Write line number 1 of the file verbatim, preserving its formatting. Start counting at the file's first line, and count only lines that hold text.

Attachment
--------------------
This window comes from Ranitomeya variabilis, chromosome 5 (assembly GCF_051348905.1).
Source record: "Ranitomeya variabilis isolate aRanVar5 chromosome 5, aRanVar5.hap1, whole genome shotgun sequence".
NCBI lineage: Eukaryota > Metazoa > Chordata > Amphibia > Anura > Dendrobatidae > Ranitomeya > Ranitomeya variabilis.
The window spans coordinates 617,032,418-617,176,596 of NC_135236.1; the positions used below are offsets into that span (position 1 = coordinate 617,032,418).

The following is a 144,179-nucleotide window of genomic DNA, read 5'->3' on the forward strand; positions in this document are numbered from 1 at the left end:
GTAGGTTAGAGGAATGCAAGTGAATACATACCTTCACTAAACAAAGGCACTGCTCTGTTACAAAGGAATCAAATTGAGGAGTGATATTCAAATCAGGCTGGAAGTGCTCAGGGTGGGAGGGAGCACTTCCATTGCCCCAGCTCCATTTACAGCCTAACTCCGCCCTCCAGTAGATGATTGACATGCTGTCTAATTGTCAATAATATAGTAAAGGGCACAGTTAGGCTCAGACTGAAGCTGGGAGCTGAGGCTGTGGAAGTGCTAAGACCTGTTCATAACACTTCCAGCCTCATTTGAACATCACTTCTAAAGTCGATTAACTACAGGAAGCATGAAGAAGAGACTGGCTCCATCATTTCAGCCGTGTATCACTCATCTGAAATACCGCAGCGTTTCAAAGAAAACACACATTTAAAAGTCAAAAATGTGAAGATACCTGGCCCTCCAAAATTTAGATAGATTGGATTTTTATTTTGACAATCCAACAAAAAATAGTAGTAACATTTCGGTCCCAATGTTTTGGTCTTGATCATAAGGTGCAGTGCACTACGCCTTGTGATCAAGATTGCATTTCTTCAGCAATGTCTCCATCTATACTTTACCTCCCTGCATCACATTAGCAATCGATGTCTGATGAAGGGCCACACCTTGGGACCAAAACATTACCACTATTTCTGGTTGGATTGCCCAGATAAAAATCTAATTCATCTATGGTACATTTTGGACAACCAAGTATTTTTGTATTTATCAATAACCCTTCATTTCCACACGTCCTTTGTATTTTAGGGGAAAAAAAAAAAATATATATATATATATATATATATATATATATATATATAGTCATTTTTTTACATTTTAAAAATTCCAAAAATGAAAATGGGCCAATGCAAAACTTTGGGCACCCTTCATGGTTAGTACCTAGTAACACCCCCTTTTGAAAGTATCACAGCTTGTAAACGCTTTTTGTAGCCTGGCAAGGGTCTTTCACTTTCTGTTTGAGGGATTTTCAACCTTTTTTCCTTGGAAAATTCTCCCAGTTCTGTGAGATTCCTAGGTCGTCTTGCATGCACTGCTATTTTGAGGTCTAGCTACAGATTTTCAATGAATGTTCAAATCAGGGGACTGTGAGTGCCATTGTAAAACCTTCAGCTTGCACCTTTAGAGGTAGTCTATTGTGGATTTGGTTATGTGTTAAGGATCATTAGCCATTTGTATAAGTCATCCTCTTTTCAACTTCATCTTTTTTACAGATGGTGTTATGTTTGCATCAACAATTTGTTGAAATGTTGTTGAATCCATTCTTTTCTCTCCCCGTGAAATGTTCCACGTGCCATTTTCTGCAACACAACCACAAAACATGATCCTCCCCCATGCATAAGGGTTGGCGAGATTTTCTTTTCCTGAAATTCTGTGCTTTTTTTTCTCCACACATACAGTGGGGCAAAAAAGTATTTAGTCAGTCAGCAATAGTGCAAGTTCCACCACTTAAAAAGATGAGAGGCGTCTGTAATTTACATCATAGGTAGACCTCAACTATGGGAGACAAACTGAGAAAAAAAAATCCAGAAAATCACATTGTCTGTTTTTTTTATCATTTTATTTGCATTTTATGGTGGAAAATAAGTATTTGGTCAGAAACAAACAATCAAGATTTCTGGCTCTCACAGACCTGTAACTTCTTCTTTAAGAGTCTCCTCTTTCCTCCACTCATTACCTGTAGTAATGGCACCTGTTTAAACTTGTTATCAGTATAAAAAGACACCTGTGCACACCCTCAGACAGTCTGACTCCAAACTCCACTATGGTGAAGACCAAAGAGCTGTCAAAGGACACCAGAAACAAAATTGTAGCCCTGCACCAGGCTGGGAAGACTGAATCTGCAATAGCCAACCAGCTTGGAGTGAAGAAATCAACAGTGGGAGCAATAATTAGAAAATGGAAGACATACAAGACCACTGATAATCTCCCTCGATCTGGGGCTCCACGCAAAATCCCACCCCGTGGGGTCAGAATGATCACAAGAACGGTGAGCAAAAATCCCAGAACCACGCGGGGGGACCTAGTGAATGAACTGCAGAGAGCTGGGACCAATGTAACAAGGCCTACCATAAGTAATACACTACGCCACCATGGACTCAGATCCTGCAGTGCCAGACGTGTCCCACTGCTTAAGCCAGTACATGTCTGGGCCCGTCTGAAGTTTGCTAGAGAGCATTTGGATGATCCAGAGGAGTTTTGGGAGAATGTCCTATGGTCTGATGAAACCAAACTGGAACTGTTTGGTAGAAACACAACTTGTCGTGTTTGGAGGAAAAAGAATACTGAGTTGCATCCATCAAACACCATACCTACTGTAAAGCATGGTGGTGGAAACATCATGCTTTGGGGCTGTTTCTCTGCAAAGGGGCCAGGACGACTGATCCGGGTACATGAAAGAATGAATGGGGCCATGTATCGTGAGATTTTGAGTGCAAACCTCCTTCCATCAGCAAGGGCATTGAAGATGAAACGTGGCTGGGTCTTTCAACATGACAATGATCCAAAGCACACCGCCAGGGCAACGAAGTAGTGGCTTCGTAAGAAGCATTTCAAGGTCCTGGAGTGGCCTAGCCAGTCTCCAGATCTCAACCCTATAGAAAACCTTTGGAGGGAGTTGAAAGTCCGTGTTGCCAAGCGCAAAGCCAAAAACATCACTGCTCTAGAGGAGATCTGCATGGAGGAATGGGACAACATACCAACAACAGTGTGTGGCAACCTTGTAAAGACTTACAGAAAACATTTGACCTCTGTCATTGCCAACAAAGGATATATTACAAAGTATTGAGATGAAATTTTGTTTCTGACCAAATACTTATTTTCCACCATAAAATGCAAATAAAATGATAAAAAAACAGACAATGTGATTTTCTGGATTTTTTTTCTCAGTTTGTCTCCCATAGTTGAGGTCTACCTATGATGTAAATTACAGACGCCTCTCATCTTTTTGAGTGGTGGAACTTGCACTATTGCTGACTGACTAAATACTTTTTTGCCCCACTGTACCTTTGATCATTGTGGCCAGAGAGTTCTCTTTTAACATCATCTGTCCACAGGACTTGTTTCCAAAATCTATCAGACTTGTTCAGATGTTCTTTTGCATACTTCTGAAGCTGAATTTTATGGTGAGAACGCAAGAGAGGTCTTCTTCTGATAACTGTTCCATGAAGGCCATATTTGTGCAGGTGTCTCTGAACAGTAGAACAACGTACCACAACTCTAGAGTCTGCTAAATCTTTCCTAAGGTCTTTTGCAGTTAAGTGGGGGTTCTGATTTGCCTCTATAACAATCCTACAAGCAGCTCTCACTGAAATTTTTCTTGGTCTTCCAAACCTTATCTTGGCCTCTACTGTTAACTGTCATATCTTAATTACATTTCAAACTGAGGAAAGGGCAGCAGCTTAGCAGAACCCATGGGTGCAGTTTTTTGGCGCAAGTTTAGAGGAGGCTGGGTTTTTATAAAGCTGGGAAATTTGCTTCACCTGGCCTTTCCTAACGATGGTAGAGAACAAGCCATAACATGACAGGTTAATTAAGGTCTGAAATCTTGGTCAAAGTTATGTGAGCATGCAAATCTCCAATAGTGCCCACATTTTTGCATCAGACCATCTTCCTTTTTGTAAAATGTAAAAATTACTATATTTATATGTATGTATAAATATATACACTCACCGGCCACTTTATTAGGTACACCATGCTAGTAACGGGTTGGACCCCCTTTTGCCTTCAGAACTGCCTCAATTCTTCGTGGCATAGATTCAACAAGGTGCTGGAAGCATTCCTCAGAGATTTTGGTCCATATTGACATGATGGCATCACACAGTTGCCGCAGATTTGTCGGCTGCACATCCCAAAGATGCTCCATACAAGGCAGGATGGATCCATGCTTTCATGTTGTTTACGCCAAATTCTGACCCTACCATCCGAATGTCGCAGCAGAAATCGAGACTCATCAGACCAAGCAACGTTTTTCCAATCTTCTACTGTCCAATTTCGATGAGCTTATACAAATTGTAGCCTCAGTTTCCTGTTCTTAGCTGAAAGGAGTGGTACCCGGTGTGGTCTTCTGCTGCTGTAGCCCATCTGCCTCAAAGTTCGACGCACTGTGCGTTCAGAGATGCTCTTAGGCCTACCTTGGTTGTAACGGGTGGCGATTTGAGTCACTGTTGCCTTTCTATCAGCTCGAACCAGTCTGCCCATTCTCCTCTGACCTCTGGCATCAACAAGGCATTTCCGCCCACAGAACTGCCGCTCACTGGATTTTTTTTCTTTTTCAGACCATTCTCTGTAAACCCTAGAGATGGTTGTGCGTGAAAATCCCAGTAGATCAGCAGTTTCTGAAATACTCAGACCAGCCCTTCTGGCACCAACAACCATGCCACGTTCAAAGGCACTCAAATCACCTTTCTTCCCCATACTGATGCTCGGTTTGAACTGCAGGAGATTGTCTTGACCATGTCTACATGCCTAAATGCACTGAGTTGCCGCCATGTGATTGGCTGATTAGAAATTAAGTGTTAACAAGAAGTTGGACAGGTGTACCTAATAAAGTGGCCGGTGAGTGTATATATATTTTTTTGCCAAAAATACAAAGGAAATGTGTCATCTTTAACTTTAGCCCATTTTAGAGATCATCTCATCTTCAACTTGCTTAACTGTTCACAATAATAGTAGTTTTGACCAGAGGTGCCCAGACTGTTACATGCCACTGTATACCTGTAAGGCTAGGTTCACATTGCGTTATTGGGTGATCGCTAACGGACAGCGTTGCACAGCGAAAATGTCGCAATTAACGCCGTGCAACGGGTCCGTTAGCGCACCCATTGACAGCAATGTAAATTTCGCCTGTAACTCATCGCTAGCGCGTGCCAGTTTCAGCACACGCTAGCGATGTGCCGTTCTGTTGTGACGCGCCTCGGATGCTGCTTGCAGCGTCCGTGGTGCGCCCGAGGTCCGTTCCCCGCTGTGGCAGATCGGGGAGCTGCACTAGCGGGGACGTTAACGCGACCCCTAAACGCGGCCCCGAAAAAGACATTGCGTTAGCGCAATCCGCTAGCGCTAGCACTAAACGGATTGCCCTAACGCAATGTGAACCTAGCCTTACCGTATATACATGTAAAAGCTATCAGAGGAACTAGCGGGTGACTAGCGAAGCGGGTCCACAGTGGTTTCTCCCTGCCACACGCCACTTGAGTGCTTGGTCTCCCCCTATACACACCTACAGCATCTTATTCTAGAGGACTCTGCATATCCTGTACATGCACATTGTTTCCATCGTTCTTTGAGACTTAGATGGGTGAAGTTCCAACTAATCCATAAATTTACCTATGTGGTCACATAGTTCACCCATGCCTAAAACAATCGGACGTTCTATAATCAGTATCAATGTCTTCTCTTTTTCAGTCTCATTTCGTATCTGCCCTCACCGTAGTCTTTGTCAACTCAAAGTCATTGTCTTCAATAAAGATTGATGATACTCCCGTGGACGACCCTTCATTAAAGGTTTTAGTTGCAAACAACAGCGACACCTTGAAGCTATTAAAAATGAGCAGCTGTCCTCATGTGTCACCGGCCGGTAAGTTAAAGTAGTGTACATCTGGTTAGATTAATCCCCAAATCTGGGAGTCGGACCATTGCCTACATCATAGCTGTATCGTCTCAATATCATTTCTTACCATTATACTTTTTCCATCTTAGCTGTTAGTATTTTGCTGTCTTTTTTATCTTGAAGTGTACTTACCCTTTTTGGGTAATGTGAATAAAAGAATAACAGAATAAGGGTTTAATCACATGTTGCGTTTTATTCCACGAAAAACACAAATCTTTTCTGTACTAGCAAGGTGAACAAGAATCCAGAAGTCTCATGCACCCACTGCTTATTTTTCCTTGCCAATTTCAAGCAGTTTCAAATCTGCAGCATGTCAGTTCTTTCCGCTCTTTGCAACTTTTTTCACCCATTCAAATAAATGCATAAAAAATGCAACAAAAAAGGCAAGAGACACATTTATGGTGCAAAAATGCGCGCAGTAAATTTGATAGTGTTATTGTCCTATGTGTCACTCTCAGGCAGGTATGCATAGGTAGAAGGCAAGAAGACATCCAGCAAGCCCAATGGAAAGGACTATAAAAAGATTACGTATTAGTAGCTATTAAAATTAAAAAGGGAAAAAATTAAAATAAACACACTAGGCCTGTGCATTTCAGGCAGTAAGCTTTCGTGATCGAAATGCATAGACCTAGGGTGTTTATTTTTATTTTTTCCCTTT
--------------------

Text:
This window comes from Ranitomeya variabilis, chromosome 5 (assembly GCF_051348905.1).